- Fettling knife or similar
- Rolling pin or hand roller
- Straight-sided rib
- Wire cutter
- Paper plate
- Texture mold or similar texturing tools
Start by cutting a slice off your block of clay of choice. I'm using Longhorn White for this demo. Roll out a slab that is approximately 3/8" thick. When we apply the texture, it will be thinned down more, so we want to be sure to start with a substantial slab. Roll the clay out gradually and make sure to flip and turn the slab as you go. You can use dowel rods to ensure an even thickness, or just eyeball it.
Gently drape the slab over your texture mold. Armadillo Clay offers a wide selection of designs for texture slabs. I chose this one for its intricate vine pattern! These molds are made from plaster, which releases from the clay naturally and requires no release agent. You can also use lace, stamps, or other texturing tools to decorate your clay slab.
Using your rolling pin or hand roller, press the clay onto the texture slab with moderate pressure. Make sure to roll in multiple directions, and all the way to the edge of the mold. You can gently lift one side of your clay slab to check and see if the design is imprinted. If it is faint, continue rolling with increased pressure until you get a good impression.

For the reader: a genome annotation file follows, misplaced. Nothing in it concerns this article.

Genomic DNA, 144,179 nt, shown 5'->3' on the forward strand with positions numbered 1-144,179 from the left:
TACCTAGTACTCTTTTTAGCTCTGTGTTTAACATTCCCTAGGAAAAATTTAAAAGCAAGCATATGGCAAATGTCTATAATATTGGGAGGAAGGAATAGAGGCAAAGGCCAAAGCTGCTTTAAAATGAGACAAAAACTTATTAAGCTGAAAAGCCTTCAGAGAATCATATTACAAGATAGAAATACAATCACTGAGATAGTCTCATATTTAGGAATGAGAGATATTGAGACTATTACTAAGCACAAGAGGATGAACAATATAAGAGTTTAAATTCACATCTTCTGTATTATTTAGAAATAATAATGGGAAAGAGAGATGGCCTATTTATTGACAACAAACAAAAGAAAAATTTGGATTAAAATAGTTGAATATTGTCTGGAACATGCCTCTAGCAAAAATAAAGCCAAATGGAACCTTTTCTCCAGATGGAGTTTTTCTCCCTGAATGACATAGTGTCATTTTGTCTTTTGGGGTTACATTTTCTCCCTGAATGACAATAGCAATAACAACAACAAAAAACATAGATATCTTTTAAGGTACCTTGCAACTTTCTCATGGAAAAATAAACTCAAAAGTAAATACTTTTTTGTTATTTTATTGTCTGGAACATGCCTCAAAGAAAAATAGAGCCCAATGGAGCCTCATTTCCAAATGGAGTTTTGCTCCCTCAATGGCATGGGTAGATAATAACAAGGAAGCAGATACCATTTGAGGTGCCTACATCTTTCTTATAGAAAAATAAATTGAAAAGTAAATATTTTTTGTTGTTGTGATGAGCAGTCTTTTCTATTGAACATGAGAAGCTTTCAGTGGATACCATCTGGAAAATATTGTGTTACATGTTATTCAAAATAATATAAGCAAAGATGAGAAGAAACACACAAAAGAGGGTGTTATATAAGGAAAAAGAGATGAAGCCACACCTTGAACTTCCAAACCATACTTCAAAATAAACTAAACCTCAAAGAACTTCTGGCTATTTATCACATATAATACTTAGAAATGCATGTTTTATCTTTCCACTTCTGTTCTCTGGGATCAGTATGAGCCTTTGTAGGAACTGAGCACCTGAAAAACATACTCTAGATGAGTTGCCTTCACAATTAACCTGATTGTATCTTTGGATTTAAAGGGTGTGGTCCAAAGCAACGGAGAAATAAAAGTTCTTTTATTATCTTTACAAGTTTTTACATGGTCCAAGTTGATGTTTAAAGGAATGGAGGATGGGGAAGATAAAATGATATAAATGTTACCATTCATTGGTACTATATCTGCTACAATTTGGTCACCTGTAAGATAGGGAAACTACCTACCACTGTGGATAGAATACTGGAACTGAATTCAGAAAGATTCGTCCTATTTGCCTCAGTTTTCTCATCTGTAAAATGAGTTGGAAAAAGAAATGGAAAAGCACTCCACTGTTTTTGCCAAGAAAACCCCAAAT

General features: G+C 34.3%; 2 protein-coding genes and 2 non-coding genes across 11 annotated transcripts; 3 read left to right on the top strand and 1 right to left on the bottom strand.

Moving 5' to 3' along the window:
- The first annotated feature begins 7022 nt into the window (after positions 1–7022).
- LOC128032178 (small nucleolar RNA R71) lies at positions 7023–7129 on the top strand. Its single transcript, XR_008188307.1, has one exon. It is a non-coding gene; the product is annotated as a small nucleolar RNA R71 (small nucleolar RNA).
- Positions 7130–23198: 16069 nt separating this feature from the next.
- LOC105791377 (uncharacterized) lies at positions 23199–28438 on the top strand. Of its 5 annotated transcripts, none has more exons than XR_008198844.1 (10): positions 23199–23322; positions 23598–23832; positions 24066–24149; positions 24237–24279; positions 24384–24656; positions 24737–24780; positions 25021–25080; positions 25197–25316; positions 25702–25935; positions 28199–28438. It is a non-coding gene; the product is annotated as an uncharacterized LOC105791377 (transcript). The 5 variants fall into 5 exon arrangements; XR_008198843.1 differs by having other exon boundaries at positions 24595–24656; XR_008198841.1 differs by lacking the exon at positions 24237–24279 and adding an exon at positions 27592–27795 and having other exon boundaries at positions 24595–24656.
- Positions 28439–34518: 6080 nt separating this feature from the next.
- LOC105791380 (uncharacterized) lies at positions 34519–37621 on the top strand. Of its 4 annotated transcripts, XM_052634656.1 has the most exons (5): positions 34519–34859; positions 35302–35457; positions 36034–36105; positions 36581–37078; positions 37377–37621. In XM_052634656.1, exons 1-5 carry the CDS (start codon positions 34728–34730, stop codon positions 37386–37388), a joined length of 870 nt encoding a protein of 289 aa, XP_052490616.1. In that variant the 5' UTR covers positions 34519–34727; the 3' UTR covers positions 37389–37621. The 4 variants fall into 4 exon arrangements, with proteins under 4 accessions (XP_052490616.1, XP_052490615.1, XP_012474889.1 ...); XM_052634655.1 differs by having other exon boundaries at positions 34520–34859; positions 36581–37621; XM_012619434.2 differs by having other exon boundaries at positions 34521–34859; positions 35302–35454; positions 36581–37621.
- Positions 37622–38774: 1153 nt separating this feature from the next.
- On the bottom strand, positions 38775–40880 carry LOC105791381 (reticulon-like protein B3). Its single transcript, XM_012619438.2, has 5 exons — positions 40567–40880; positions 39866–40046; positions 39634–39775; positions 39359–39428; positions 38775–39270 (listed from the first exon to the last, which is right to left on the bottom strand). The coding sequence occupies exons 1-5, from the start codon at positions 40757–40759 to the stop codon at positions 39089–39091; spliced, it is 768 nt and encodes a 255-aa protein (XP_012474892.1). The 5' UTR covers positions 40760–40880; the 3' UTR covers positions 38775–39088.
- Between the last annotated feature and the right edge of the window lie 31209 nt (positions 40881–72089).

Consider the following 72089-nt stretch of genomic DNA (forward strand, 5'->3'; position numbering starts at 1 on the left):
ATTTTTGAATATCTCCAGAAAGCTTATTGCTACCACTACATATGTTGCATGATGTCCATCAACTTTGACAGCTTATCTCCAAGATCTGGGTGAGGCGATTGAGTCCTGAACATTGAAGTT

When the plate has set up to the soft leather-hard stage, it can support its own weight without the paper plate form. Once your piece is out of the paper form, gently turn it over and set it on a bit of foam to prevent damage to the texture. Keep in mind that this is a dessert-sized plate, and for larger forms like a dinner plate, you will need to add a support underneath once you remove the paper plate form and flip the clay piece over. I find that sponges work well for this.
Brush a bit of water, slip, or vinegar onto the score marks and connect the foot to the plate. Using a rib, blend the coil onto the bottom of the plate on both the inside and outside of the foot. Make sure to use one hand to support the underside of the plate opposite where you are pressing the rib, keeping the foam in between to act as a buffer and protect your texture. Once the foot is blended, you can go back with your sponge and refine the foot and rim. Try not to use too much water, as it will soften the clay again and cause distortion to the shape.
Last but not least, once the foot has set up a bit (about 30 minutes), flip your plate over and give the foot a few gentle taps on a flat surface. This will level out the foot so the plate doesn't wobble.
Tada! You just made an awesome appetizer plate/ring dish/catch-all/soap dish/you-name-it! Aunt Rosie will be in raptures!
Bonus tip: Choose a glaze that accentuates texture, like Mayco'sElements Glazes or Foundations Sheer Glazes!